A doctor from Nagaland, ostracized in his homeland after a hospital callously reveals his HIV-positive status and currently treating HIV patients in a Chennai hospital, fights a long legal battle for HIV-positive individuals’ right to confidentiality.
The last days of a young film-maker, who was born in Mumbai, and who found creative wings in New York City — seemingly mundane, but hopeless and torturous for him, and his near and dear.
A 12-year-old sex worker in coastal Karnataka, living near the mighty Godavari, married to a sword before being chosen by her family and society to be part of the flesh trade, and later revered, like other women sex workers in the region.
AIDS Sutra: Untold Stories from India.
A truck driver along the dusty NH 31, seemingly unperturbed by the prospect of death, on the move, as always, on the same route.
The life stories in AIDS Sutra: Untold Stories from India are raw, intense and heartbreaking. Ordinary characters who are living with HIV across India achieve a heightened state of humanity, and epic complexities.
This anthology by 16 writers who travel to meet them in their habitat and surroundings is undoubtedly a path-breaking work in Indian non-fiction. The publisher, Random House, could have easily avoided the descriptor they have chosen for the book: “India’s first charity book” (the profit from this book will go into support for children affected by HIV/AIDS), for it is so much more than that. Some of the narratives are in the best tradition of literary journalism — Philip Gourevitch’s books on Rwanda, Peter Maass’ Yellow Wind on Bosnia, Antije Krog’s reportage on the South African Truth and Reconciliation Committee, and David Remnick’s characters from Russia come to mind. Most of them are products of rigorous reporting. The authors pick up details of life around their subjects and produce full-bodied portraits of HIV-infected people, evoking reactions beyond the usual sympathy or pathos.
The big names — Salman Rushdie, Vikram Seth, Kiran Desai, Shobhaa De and William Dalrymple — will help attract attention to the book, but the best stories are not necessarily by famous writers. The journalistic ardour and engagement of young writers (such as Aman Sethi on truck drivers along NH 37 and Sonia Faleiro on sex workers in Mumbai, among others) with their subjects is refreshing. Faleiro says that it took her five months of research and reporting to write Maarne Ka, Bhagane Ka, the story of Savita, a sex worker in Mumbai, who has been routinely brutalized by the city’s policemen.
Rushdie’s The Half-Woman God is about Mumbai’s hijras, still ubiquitous on the streets of the city he was born in. The author of Midnight’s Children, and most recently of The Enchantress of Florence, follows Lakshmi, an activist-cum-performer who takes him to their world, the pain and loneliness of which we see very little on the streets. Rushdie tries to answer why they are still treated with fascination, revulsion and fear. Disappointingly, though, Rushdie’s prose is jarring in parts, and the story loses the bite and seriousness that it begins with.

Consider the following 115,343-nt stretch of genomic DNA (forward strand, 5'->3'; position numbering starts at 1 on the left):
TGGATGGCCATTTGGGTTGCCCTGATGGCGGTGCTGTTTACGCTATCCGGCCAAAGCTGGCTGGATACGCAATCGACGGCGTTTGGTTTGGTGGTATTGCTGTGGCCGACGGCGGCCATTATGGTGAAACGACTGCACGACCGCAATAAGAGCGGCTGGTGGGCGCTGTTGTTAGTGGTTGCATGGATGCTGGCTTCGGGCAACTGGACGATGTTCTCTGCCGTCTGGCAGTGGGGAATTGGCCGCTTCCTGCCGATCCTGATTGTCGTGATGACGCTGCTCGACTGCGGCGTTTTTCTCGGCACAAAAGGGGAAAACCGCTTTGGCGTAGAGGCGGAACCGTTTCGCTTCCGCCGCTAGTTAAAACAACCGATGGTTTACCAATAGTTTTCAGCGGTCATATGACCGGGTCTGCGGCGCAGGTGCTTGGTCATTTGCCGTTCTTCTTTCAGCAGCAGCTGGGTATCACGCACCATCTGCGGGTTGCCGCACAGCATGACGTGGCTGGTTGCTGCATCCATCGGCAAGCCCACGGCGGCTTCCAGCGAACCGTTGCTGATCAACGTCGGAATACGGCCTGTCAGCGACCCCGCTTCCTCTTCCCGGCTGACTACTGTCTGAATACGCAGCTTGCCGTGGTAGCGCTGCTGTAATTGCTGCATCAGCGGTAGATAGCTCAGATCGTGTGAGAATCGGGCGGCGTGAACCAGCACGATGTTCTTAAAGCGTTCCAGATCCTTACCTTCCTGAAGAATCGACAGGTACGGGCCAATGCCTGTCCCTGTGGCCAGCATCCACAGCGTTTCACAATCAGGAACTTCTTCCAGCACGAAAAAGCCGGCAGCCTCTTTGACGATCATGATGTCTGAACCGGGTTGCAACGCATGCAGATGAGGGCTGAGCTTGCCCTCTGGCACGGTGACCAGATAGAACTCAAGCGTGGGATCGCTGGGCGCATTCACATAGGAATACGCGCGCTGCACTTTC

AIDS Sutra comes at a time when the establishments working in the field of HIV/AIDS prevention/control are beginning to legitimize the claim that India’s HIV/AIDS epidemic (2-3.1 million persons in India live with HIV, according to last estimates; India has the third largest population of people living with HIV/AIDS) has stabilized. At the recently concluded XVII International AIDS Conference 2008 in Mexico City, leading epidemiologists of the world questioned the claim. Experts said that their research and observation suggest that new high risk communities have emerged, such as male migrant workers who have sexual relations with men and transgendered individuals. Considering 22 million men in India are believed to have sex with men (figures presented at the XVII AIDS Conference), this is a daunting task for the workforce involved in HIV prevention in India. With such a scenario as the backdrop, AIDS Sutra is timely, instructive and illuminating — understanding the social, emotional and moral ambiguities associated with HIV/AIDS is at least one-fourth of the battle won.
Siddharth Dhanvant Sanghvi makes a mention of American thinker and intellectual Susan Sontag’s work, Illness as Metaphor in his piece on a Mumbai-born gay film-maker. Sontag’s work could be read in conjunction with almost all the stories in this book.
Sontag’s small work, that came out in 1978, is not about illness, but about the use of illness as a figure or metaphor. She expressed great concern, even extreme anger (having survived cancer for many years before she died in 2004) at the metaphorical use of tuberculosis in the 19th century and cancer in the 20th century; at the fact that these metaphors turn the diseases into a mythology. The disease ceases to remain a physical ailment, and becomes a myth, a stereotype, associated with a certain kind of humanity.
This was long before HIV/AIDS became a full-blown epidemic and became associated with sexual indiscrimination, and hence, a taboo, the world over. No disease reinforces the target of Sontag’s anger and concern more than HIV/AIDS. AIDS Sutra: Untold Stories from India is an eye-opener; it dispels and looks beyond the many myths that surround the disease.
AIDS Sutra: Untold Stories from India:
Random House India, 334 pages,Rs395.